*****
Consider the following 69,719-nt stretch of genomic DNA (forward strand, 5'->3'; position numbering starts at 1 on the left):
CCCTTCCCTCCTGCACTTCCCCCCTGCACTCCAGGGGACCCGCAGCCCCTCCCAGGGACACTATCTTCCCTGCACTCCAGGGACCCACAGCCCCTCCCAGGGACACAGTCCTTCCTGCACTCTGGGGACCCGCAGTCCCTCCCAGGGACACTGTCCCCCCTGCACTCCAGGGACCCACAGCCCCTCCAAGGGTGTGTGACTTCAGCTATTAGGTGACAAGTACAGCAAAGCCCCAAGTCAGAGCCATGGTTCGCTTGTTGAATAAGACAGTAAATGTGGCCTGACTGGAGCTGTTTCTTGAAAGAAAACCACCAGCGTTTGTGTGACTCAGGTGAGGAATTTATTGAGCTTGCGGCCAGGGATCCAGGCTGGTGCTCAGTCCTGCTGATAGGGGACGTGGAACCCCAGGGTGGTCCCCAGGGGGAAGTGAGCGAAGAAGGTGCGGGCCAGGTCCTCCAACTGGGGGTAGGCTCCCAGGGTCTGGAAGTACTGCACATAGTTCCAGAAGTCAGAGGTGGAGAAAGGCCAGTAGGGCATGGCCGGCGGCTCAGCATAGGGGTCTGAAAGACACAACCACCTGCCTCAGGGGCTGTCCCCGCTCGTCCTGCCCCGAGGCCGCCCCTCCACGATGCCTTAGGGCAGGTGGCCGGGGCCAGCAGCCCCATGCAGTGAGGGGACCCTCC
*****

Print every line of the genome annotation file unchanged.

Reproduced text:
Consider the following 69,719-nt stretch of genomic DNA (forward strand, 5'->3'; position numbering starts at 1 on the left):
CCCTTCCCTCCTGCACTTCCCCCCTGCACTCCAGGGGACCCGCAGCCCCTCCCAGGGACACTATCTTCCCTGCACTCCAGGGACCCACAGCCCCTCCCAGGGACACAGTCCTTCCTGCACTCTGGGGACCCGCAGTCCCTCCCAGGGACACTGTCCCCCCTGCACTCCAGGGACCCACAGCCCCTCCAAGGGTGTGTGACTTCAGCTATTAGGTGACAAGTACAGCAAAGCCCCAAGTCAGAGCCATGGTTCGCTTGTTGAATAAGACAGTAAATGTGGCCTGACTGGAGCTGTTTCTTGAAAGAAAACCACCAGCGTTTGTGTGACTCAGGTGAGGAATTTATTGAGCTTGCGGCCAGGGATCCAGGCTGGTGCTCAGTCCTGCTGATAGGGGACGTGGAACCCCAGGGTGGTCCCCAGGGGGAAGTGAGCGAAGAAGGTGCGGGCCAGGTCCTCCAACTGGGGGTAGGCTCCCAGGGTCTGGAAGTACTGCACATAGTTCCAGAAGTCAGAGGTGGAGAAAGGCCAGTAGGGCATGGCCGGCGGCTCAGCATAGGGGTCTGAAAGACACAACCACCTGCCTCAGGGGCTGTCCCCGCTCGTCCTGCCCCGAGGCCGCCCCTCCACGATGCCTTAGGGCAGGTGGCCGGGGCCAGCAGCCCCATGCAGTGAGGGGACCCTCC